Friday, July 07, 2006

White Heat

What is White Heat about? About 114 minutes if you want to know the truth. 114 minutes of pure cinema. It is not a story. A story has a beginning, a middle and an end. White Heat jump starts (Cagney's character from a railroad overpass) with a train robbery, then quickly establishes a network of cliché crosscurrents and conflicts; but in the process develops no characters or themes and examines no sociological concepts or values. Nor does White Heat end. There is no resolution of issues gone before. It just suddenly stops. Dead. With the famous explosion, of course, that puts Cody Jarret on "Top of the World, Ma!"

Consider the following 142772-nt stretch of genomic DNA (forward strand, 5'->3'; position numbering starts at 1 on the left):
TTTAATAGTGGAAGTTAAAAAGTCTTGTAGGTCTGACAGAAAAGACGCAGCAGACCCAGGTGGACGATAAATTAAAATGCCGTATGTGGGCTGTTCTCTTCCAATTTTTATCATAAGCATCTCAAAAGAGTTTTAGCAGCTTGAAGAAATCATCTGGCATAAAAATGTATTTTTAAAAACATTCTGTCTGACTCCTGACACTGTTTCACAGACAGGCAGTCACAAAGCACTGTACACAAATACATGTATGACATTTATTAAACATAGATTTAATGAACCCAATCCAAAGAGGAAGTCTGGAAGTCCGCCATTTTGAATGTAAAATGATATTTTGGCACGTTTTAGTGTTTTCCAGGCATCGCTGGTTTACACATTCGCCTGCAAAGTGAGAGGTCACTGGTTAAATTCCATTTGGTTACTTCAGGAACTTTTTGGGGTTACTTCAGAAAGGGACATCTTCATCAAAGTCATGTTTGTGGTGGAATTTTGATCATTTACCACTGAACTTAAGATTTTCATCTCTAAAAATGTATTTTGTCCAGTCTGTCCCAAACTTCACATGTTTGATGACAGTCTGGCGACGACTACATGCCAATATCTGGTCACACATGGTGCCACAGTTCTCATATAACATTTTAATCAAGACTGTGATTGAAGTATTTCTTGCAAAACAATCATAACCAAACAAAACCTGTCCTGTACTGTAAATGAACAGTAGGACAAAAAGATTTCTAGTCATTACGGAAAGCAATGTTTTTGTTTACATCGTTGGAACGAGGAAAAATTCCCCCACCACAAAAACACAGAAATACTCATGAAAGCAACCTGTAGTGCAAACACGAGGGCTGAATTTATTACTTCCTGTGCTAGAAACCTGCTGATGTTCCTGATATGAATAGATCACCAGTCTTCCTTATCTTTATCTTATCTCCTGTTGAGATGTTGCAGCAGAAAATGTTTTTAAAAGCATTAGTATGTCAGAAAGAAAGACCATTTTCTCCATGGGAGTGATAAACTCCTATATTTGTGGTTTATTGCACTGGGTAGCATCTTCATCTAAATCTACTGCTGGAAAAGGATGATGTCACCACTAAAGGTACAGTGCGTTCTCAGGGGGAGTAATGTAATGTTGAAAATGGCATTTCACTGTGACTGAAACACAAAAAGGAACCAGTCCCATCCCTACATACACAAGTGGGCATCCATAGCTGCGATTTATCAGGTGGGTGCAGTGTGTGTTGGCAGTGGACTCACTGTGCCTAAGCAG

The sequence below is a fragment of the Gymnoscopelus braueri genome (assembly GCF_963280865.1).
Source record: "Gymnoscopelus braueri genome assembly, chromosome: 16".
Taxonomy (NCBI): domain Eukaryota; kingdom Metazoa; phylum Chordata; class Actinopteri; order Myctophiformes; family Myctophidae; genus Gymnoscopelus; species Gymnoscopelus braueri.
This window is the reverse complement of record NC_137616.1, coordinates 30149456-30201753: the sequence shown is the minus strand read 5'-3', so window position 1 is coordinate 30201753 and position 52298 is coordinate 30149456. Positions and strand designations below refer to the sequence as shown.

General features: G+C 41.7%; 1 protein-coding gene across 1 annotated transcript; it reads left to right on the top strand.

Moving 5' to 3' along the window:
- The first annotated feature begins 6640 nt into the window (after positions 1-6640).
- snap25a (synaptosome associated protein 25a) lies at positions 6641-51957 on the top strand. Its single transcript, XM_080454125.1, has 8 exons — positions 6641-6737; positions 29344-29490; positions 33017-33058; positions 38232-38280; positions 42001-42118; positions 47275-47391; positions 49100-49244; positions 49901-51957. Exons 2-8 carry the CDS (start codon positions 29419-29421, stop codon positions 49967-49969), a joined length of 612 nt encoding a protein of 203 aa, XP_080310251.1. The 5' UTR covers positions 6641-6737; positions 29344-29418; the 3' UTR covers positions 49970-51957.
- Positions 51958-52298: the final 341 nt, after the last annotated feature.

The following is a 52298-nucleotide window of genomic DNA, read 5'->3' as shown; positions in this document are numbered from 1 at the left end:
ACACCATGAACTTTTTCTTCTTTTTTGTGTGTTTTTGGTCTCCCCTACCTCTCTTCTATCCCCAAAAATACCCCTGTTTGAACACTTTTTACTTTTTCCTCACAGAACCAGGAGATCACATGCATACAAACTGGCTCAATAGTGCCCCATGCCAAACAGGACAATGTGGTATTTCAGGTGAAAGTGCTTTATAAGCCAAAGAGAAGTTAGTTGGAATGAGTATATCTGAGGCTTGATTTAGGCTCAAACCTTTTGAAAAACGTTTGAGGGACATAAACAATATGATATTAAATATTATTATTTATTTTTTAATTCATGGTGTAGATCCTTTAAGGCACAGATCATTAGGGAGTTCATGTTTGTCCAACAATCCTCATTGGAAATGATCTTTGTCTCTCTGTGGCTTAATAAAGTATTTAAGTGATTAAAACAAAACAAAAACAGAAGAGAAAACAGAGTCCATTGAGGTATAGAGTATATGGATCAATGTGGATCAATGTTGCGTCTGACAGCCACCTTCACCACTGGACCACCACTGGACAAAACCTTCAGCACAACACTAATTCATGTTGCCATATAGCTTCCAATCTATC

White Heat proves that great movies do not require conventional story-telling, dramatic conflict or meaningful character development. A great movie needs only great acting, clear directing and an action line that allows the viewer to enjoy the details of the movie much the same as the notes of a favorite piece of music.

James Cagney, Virginia Mayo, Edmond O'Brien and Steve Cochran lead a cast of good performances that orchestrate like a Prokofiev Symphony.


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